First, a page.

The End of the Spec Wars
As long as we've known it, computers and the related areas have largely consisted of large pissing contests where in the end, nobody really wins. The end of these wars is coming, at least for mobile, because technology has begun to become so responsive and accurate that we can't notice any differences going upwards.
For an example, simply look at current cellphone screens. There won't need to be any more variations of display once all the major display types have 300ppi+ screens. Both the iPhone and the HTC Rezound have gorgeous displays, and about the only way to upgrade them is by putting in SAMOLED+.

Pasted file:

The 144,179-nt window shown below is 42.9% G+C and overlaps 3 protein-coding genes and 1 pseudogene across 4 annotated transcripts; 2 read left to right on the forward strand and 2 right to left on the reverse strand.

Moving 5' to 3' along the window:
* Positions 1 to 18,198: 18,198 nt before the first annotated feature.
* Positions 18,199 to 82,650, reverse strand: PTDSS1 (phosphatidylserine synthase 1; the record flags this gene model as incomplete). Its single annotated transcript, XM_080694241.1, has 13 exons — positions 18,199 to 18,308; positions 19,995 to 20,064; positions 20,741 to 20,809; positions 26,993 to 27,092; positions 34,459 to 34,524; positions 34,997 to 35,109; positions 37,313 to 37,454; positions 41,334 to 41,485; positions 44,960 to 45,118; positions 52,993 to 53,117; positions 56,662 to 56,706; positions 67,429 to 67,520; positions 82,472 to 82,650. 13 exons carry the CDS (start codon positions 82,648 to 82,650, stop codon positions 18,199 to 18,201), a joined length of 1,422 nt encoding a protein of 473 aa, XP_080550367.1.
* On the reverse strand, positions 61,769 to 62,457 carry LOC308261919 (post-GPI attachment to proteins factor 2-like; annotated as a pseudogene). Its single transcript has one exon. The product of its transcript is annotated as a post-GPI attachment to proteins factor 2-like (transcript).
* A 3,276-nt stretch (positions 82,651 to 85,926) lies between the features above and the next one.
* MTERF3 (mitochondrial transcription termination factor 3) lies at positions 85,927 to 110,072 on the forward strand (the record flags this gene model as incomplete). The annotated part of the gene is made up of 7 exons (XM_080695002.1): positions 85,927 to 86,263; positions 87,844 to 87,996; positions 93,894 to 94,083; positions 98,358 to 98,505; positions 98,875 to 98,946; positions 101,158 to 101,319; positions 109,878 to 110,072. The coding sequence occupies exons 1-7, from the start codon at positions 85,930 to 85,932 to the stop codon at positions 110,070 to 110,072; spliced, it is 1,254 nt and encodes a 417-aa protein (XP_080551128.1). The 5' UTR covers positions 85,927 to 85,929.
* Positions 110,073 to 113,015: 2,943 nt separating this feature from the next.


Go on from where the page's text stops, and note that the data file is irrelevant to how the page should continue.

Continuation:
Processors are beginning to be less of a concern as well. With devices that have their software specifically optimized for the hardware (i.e. iPhone, Nexus, WP7) the ability of the software to innovate will fall behind the processors' power. Already, we are seeing this with the iPhone. If you have a 1gHz dual-core processor that runs an OS smoothly, it's better to use that phone than an underutilized quad-core one. The power doedn't matter; it's the accompanying experience.
The only thing left to regularly brag about now is the software; this is where the battle is shaping up to be fought. No longer will a phone be based on a set of numbers; it will be based on its software and how well it runs it. Software innovations will be king, and Apple and Google have a hand up with their already-strong ecosystems. Software is the key.
The winner will no longer be based off a spreadsheet. It won't be how many cores something's rocking. It's how the phone interacts with its software and the user to provide a cohesive, enjoyable experience.